When I was 11, my parents decided to send me to a private school. They couldn’t afford to: my dad was from a working-class background and it was an “investment”. He had high hopes that private school would lead to the life he never had: a good degree and a stable, well-paying job.

Throughout my childhood, I was acutely aware that they struggled to keep up with the fees and was very conscious that my dad was working in horrendous conditions in dangerous parts of the world for my sake. My mum didn’t work full-time due to previous mental health issues; things always felt on a knife-edge. I was bullied at my new school, nothing extreme, but I was unpopular and became very shy – a stark contrast to my early childhood. I also turned out to be utterly non-academic and was encouraged by the school to pursue a career in the arts (rather than the traditional medicine, law or Stem subjects). This disappointed my dad and made my mum very anxious.

A little over a decade since leaving school, working in the arts has shattered me. I’m hyper-aware of the privileged position private school put me in, and the worlds it opened up culturally, but now I am trying to find a way out to something more financially and mentally sustainable. My dad is not fit enough to work, unemployed with no pension, and I am terrified I can’t support my parents as they age because of the path I chose at 17. My dad still regularly jokes that I was “expensive”, but I now feel like a failed investment. I’m often suicidal and have extremely low self-esteem. I loved my job, but even my parents aside, I couldn’t afford to stay in it. The combination of accumulated private school fees and my student loans has left a cloud of debt looming over my head.

How do I reconcile with this guilt?

If ever there was a letter about the futility and selfishness of parental projection and expectations, this is it. As I’ve said before, we often feel guilt when we are doing the work – the heavy lifting – for other people. Your parents chose to send you to a school they could ill afford, to live out a life they didn’t. Children aren’t like vending machines, you don’t pump money in, press a button and get what you selected back.

I need to address the suicidal thoughts first. I am very sorry you feel like this. Have you made any plans to harm yourself? If so, please tell someone you trust and have a plan of action for when you feel like this (friends you can ring or text who can be there for you). I’ve also included some links below.

I went to psychotherapist Graham Music. His first reaction to your letter “was to feel quite cross for the amount of pressure you seem to have received and have taken on yourself. I thought, ‘Who is making the sacrifices here?’”

He added, “Sometimes suicidal feelings can be anger turned inwards, in order to protect other people who perhaps these feelings are more aimed at.”

You see your parents as having made sacrifices, but you have sacrificed an awful lot, and risk sacrificing more, and that was a choice foisted upon you.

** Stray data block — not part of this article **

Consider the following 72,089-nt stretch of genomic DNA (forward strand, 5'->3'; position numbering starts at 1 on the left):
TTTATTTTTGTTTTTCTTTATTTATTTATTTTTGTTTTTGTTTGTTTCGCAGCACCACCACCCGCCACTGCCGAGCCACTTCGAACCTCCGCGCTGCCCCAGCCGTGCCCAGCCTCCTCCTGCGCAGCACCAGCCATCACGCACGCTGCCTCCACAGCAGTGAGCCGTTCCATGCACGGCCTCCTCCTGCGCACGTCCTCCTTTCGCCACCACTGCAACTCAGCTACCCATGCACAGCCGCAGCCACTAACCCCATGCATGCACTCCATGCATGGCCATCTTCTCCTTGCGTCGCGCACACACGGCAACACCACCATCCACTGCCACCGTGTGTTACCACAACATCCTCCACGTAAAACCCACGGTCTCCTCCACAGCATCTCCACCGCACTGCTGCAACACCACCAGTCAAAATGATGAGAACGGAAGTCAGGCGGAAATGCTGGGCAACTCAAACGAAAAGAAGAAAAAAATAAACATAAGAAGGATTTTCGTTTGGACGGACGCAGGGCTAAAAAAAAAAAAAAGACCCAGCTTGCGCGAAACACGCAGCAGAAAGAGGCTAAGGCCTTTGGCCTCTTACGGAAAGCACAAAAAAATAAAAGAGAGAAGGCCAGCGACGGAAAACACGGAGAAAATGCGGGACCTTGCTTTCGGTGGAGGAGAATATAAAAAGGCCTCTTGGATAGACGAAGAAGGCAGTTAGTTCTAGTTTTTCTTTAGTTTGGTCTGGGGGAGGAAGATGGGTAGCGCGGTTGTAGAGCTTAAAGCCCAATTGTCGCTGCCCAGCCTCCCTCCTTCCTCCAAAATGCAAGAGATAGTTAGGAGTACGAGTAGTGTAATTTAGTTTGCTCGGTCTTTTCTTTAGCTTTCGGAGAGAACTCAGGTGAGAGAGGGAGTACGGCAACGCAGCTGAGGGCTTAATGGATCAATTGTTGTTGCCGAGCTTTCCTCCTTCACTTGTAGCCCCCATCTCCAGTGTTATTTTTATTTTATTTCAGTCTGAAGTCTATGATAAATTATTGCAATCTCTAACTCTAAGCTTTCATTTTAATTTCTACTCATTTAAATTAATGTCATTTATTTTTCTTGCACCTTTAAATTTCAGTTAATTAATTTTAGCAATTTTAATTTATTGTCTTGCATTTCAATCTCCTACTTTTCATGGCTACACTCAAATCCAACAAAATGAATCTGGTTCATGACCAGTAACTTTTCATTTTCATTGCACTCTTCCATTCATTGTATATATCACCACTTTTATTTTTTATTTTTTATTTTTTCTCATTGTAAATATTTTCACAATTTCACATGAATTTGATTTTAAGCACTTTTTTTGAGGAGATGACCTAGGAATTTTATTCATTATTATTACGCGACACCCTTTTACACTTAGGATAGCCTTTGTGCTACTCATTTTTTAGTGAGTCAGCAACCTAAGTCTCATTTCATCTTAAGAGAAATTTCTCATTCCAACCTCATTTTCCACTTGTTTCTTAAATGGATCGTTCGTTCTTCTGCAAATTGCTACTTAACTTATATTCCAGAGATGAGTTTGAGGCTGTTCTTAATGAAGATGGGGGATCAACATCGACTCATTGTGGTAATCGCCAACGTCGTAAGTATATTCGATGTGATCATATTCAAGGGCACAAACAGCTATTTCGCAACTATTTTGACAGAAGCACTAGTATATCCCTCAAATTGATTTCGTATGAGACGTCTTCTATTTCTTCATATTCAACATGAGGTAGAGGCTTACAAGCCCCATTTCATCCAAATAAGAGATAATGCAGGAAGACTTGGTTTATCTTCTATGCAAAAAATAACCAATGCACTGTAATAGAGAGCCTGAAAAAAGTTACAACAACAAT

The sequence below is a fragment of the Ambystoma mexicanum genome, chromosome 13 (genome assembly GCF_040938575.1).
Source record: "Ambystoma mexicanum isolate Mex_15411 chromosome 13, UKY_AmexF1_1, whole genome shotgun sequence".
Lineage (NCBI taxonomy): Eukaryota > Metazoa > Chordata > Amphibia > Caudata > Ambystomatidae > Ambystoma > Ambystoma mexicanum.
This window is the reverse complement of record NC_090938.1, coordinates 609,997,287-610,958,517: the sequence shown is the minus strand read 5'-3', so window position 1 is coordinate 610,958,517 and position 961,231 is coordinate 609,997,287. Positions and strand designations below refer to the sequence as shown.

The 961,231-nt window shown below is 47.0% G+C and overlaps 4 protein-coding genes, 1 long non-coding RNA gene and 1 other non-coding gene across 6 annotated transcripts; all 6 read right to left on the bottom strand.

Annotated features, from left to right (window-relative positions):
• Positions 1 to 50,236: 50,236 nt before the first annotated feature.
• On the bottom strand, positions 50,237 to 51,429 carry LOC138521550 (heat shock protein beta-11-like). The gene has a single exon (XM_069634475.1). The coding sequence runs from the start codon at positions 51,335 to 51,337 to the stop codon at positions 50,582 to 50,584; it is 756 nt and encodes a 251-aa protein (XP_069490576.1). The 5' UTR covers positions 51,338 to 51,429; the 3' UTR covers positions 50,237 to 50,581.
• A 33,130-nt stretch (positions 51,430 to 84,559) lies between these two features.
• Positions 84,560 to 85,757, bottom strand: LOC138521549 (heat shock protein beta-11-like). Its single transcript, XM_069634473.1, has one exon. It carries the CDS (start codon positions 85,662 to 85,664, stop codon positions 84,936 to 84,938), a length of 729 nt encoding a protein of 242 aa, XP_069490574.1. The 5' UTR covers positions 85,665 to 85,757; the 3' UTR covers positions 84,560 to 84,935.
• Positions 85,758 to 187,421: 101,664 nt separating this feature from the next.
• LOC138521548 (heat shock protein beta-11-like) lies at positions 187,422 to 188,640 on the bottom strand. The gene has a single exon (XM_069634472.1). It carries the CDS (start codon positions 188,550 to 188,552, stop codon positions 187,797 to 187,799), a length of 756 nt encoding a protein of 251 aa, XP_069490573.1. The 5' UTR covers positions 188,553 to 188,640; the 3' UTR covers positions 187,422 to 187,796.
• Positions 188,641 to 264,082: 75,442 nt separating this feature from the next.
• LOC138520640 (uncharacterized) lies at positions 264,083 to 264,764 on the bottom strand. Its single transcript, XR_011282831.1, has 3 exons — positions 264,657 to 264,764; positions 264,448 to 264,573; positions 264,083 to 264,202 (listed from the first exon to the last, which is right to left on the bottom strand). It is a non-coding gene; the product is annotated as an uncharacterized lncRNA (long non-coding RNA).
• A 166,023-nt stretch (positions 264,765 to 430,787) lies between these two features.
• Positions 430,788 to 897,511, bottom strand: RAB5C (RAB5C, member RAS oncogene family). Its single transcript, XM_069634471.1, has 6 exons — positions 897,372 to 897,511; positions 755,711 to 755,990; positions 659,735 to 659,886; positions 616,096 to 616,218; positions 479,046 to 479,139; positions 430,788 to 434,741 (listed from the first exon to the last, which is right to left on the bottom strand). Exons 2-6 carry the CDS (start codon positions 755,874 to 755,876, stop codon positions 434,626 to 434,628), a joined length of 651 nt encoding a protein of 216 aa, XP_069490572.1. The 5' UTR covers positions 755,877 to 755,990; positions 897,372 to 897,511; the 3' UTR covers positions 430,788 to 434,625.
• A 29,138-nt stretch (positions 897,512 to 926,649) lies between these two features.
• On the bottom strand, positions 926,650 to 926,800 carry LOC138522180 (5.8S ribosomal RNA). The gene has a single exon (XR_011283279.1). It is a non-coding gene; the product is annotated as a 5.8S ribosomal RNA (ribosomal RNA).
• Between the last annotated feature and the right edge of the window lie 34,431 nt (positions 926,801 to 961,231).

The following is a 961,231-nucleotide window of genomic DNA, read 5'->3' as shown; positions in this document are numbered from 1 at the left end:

I’m sure your parents were trying to do their best but constantly reminding you of that is corrosive and self-defeating. It wasn’t about seeing who you really are either, or understanding that academic achievement doesn’t always lead to happiness. In fact it rarely seems to if it’s the sole aim. What does lead to internal happiness is seeing ourselves reflected back by the people we love, and being accepted for who we are, whatever that is.

“What you really need,” advised Music, “is self acceptance. It’s OK to feel resentful, or even cross that you feel this pressure to live a life that’s expected of you, rather than the one you want to live.”

You need to find a place where you can learn who you are and work out what you want to do for yourself. “It’s time to let go, and you may need help – therapy – to do that,” said Music. “Your parents are now an internal voice that you need to separate from.”

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It’s a valuable lesson, as an adult child, to learn you can be angry with your parents, resent them, appreciate them, and love them all at the same time. You are not a failed investment because you were never invested in. Your parents’ expectations were.

In the UK and Ireland, Samaritans can be contacted on freephone 116 123, or email [email protected] or [email protected]. In the US, you can call or text the National Suicide Prevention Lifeline on 988, chat on 988lifeline.org, or text HOME to 741741 to connect with a crisis counselor. In Australia, the crisis support service Lifeline is 13 11 14. Other international helplines can be found at befrienders.org. In the UK you can also consult Silence of Suicide or Mind.

Every week, Annalisa Barbieri addresses a personal problem sent in by a reader. If you would like advice from Annalisa, please send your problem to [email protected]. Annalisa regrets she cannot enter into personal correspondence. Submissions are subject to our terms and conditions.

Comments on this piece are premoderated to ensure the discussion remains on the topics raised by the article. Please be aware that there may be a short delay in comments appearing on the site.

Annalisa’s podcast discussing suicide is available here.

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